“We’re excited and relieved that we can finally go ahead with the competition” says Nicky Grandorge, the National Co-Ordinator “The flexibility of everyone involved has been incredible and shows the strength, resilience and passion of the Young Vit community.”
The national finalists have been in limbo for quite some time, although they were able to hand in their research reports and give their presentations online which relieved them of some pressure. The topic for this year’s project was “Assess various pruning options during a labour shortage”, thus addressing one of the real challenges currently facing the wine industry. . .
Two blocks of livestock grazing pastureland – with the potential to have access to a substantial sustainable water supply enabling conversion of the property into highly productive horticultural land – have been placed on the market for sale.
The 33.41-hectare property in two titles at Te Kopuru on the Poutu Peninsula is just south of Dargaville in Northland.
The pair of freehold lots 2 and 18 at Redhill Cemetery Road in Te Kopuru are now being marketed for sale by tender through Bayleys Whangarei, with the tender process closing on February 3. Salespeople Vinni Bhula and Todd Skudder said buyers had the opportunity tender for either of the blocks individually, or as a combined offering.
Lot 2 comprises 16.05-hectares, while adjoining lot 18 consists of 17.36-hectares. Both lots are classified as featuring flat to gently rolling topographic contours. . .
Black Heels and Tractor Wheels Podcasts are a Rural Women NZ initiative in which they share stories from a range of women around New Zealand.
Kristy McGregor is founder and editor of Shepherdess magazine and a finalist in the 2021 Women of Influence awards.
East Coast farmers are justifiably angry that 5,000 hectares of good pastoral land could be turned into a foreign-owned carbon farm:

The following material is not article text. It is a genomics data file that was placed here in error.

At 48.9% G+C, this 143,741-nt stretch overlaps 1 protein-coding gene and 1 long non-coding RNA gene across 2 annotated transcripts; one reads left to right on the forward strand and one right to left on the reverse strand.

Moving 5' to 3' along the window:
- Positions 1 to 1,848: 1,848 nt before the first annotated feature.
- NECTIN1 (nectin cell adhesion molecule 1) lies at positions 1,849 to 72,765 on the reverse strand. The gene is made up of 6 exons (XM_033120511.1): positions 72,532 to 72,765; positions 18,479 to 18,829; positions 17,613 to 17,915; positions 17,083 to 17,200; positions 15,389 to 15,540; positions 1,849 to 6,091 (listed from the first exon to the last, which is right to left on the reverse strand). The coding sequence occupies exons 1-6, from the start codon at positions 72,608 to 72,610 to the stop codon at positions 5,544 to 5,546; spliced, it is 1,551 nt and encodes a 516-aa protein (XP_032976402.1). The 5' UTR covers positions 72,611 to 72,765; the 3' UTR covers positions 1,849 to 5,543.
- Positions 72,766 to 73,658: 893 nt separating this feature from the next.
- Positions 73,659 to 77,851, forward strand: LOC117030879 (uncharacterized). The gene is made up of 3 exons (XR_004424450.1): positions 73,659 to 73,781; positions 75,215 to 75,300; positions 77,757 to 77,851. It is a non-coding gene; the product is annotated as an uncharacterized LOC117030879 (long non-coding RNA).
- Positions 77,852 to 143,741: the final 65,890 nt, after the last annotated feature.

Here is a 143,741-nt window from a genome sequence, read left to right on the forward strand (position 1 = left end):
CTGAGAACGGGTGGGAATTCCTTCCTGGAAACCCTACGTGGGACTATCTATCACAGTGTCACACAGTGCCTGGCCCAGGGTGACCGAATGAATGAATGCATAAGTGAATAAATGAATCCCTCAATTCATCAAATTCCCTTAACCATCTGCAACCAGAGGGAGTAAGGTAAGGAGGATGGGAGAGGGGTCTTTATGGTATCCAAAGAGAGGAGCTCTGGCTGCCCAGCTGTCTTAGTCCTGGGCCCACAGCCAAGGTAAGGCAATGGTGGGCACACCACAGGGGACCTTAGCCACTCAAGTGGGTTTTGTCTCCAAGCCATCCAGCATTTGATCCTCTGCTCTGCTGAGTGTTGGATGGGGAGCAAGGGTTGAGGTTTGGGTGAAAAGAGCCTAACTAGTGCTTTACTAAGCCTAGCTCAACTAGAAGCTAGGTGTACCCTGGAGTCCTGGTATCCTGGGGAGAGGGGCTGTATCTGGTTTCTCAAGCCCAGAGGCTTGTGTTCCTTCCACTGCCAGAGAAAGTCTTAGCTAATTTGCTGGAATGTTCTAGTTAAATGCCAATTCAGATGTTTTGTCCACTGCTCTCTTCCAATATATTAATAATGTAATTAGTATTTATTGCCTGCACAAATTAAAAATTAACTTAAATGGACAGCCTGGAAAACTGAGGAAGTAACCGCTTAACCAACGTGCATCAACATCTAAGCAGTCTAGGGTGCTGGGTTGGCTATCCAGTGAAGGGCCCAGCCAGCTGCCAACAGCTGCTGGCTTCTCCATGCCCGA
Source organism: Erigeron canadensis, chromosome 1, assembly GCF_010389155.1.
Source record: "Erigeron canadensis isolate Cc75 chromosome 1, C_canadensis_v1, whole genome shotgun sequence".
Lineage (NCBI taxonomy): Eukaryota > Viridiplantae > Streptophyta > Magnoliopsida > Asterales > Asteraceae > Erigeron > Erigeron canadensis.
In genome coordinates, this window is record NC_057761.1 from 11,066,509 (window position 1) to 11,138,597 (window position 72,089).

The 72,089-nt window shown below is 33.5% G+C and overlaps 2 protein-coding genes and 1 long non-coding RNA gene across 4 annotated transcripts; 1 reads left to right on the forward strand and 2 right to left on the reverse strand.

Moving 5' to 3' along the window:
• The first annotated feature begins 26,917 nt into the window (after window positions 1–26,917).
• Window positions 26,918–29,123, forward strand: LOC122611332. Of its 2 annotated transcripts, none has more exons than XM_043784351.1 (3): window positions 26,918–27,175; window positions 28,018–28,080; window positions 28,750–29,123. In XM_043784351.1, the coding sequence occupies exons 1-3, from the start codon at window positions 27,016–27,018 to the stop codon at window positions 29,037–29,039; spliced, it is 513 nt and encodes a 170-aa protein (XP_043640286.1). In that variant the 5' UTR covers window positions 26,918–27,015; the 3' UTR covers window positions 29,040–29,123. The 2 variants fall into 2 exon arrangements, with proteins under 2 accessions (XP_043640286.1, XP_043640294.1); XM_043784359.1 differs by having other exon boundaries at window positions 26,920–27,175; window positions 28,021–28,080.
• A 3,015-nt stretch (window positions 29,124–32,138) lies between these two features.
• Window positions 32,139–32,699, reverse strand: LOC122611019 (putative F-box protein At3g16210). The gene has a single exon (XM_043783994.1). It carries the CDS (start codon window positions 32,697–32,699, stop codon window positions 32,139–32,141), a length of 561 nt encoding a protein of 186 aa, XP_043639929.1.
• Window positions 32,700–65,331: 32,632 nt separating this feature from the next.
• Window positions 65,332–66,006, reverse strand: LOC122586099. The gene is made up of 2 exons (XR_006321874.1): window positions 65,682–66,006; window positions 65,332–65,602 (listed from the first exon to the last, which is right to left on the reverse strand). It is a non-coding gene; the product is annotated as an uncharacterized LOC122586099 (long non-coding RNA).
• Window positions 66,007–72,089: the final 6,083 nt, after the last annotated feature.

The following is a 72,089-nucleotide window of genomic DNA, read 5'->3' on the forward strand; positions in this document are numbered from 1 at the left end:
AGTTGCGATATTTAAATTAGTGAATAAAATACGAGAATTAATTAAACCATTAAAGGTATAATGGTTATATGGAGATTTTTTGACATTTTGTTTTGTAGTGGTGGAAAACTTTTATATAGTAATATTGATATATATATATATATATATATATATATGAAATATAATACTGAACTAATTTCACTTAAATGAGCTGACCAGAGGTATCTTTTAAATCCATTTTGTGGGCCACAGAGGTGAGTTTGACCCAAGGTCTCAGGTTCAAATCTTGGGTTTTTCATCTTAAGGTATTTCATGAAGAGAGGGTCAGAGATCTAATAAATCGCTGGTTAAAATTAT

Newshub understands the sale is all but final – it’s pending approval from the Overseas Investment Office.
Locals are devastated and say it’s the beginning of the end for not only farming in the region but the region itself. . .
“Buying good land and planting it in trees, with the idea of just shutting the gate, is ridiculous,” says local farmer Dan Griffin.
Under the Emissions Trading Scheme, set up to help New Zealand meet its carbon-neutral goal by 2050, carbon has become a currency. The trees earn ‘credits’ for the carbon dioxide they soak up and those credits can be sold to a company needing to offset its emissions.
It’s a lucrative business, but Gisborne Mayor Rehette Stoltz is worried it will drive out communities because it won’t offer jobs.
“Those families living there are the lifeblood of our smaller communities. Those are the families that fill up our schools, are the bus drivers, and if you take that away those smaller communities die,” Stoltz says.
Huiarua employs at least eight people, meaning that’s eight families left without work. There’s also the shearing gangs, wool buyers, the meatworks in Wairoa, and even the local school. . .
The government’s policy of allowing foreigners to buy farmland for carbon forest but not for farming is economic, environmental and social sabotage.
And what does Forestry Minister Stuart Nash say?
“Taking out a 5000-hectare station for carbon forestry, that is not a good use of land. If it was true, I’d be very disappointed,” he says.
It’s why the Government promised to give councils more power to stop fertile land from being converted to forestry. But more than a year later, nothing has changed.
“It’s not as simple as I initially imagined, and I’m the first to concede that. We’re doing a lot of work in this space to get this right,” Nash says. . .
It was simple enough to enact legislation that allows land sales to foreigners for carbon forests, how hard can it be to reverse it?
Even if sorting out this mess of the government’s own making isn’t simple, Ministers are paid to do hard stuff and the need to correct this very expensive mistake, in social, environmental and economic terms, is urgent.